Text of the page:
Essay On How My Life Changed Its Courses

It feels like it was yesterday. I flew over from Prague, was picked up by bus with some of the incoming international students by the University and that was it. I was standing with just one suitcase in my new room at University’s halls and I finally realized this all was not a dream.

I am now completing my placement year at the University and have come to a conclusion: University life has changed my life significantly.

Looking back, I realize how much I have grown as a person and in a couple of years’ time, when I graduate, I will leave the Worcester cathedral not just with a degree in my hand, but also with fantastic experiences and valuable skills – a better and stronger person.

Talking about change, here are some things that I’ve experienced at University:

Broadened horizons

You’ll learn a lot of things at University – not only the theory and practice in your specific degree, but also important life lessons. Certainly, your first year will be all about experiencing and trying. If something doesn’t work out  the first time, try it again.  You will eventually come to the desired outcome, sooner or later.

Work experience is crucial while at the University. You only have lectures a few times a week, so you have enough free time to work as long as you manage your time effectively. Make sure you balance your study life with work life and social life and I can assure you, you’re making the most of your student life.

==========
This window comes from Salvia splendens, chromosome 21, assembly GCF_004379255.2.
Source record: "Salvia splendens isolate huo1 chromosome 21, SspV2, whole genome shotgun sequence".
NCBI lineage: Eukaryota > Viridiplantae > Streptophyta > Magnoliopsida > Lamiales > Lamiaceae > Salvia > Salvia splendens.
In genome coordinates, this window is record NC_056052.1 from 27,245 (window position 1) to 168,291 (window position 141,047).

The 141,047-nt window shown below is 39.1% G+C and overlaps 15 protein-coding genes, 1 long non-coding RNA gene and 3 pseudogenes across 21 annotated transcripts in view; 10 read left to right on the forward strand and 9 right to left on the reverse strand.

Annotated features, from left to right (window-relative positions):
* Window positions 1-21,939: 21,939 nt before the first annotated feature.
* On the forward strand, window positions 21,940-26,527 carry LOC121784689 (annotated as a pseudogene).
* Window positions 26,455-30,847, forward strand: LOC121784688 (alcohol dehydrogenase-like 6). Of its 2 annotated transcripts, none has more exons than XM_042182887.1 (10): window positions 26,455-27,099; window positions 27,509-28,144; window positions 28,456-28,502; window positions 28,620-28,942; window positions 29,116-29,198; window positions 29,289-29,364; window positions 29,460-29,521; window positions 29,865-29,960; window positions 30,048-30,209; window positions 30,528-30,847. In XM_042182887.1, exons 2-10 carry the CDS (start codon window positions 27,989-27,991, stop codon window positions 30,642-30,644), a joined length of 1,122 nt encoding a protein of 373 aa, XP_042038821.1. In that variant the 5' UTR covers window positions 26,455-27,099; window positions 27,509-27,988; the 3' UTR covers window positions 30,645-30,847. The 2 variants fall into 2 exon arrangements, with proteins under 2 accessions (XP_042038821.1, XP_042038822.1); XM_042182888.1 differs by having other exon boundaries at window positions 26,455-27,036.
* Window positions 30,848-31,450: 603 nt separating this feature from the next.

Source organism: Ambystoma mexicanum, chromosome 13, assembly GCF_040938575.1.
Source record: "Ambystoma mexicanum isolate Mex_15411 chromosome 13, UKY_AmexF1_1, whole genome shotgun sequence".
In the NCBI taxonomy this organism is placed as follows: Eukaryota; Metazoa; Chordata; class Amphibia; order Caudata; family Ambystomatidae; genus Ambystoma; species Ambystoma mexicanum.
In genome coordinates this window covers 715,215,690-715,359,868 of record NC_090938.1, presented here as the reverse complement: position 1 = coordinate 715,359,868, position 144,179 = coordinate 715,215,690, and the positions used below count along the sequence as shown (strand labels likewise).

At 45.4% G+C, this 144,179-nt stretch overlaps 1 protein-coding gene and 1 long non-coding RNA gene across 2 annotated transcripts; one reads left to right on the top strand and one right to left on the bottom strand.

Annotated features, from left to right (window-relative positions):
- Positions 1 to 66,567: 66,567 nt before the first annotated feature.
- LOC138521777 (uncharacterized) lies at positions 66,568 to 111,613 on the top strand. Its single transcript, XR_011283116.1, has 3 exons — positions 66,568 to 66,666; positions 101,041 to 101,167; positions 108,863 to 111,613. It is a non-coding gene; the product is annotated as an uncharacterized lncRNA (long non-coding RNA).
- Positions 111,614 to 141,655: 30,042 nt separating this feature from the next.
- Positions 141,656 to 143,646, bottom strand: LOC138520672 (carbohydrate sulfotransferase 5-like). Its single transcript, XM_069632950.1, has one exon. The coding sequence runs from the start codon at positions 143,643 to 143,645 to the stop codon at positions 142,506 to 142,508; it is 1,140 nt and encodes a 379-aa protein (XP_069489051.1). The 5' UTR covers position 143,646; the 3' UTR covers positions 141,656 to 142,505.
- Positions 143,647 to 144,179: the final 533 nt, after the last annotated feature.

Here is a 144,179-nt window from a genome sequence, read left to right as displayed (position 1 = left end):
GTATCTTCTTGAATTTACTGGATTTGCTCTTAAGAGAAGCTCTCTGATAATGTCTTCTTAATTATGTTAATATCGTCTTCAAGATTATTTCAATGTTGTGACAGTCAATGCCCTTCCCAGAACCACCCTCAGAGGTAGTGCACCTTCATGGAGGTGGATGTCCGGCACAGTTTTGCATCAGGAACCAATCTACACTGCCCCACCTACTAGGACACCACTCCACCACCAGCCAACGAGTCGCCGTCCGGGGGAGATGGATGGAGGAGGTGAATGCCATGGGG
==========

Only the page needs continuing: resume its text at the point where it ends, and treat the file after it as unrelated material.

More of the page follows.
Getting working experience will help you once you finish university as every extra thing you do can be added to your CV and boost your employability.

Independency, here I am!

You can say that being at university is like being in a bubble, it’s quite a special environment. And many students believe that the real life after graduation is what makes them truly independent and mature.

I think independence comes with moving to university – you’re doing your laundry, you live on your own, no help from your parent anymore – these are valuable lessons that they can’t prepare us for, unless we leave the nest.

I personally learnt a lot from moving away from my parents’ home – yes, I know how to do my laundry – (that woolen sweater should not go in the dryer!), how to cook a proper meal (frozen pizza thrown in the oven is not a proper meal!), how to do chores (ok, that random sock wasn’t supposed to be on the floor for the past 3 weeks, but you know…I was busy with assignments!)

I’ve learnt all of that, but also how to organize my time, how to make decisions, how to have initiative, how to lead a team, etc. I bet all this is important and useful in the adult life…

People I can count on

They say you will find the life long friends while at the university. I am grateful for the people that I have met – in my lectures, on campus or when working.

Everyone is so nice here, which makes it extremely easy to make friends, socialize and be a part of a group.

Undoubtedly, taking part in activities organized either by the students or the University increases your chances to find amazing company and friends.

There is honestly nothing better than to have “a partner in crime” when it comes to writing that annoying assignment. I’ve spent loads of hours in Peirson with my friends trying to motivate each other to finish and submit our projects.

Your friendships get stronger, the bonds get deeper when you go through difficult times together.

So find reliable, trustworthy and nice friends that you can have a laugh with, but also share problems with! 

And in the end, just a piece of advice from someone who has experienced University in multiple ways – as a student, as an Erasmus student and as a work-placement student:

Work hard, but also enjoy the University to the maximum, since this is a unique experience, which you will remember forever.

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These quick, one-time-only exercises can teach us about ourselves and what we want—and how we can tell our story. The bonus? You might just end up with a book...

By Leigh Newman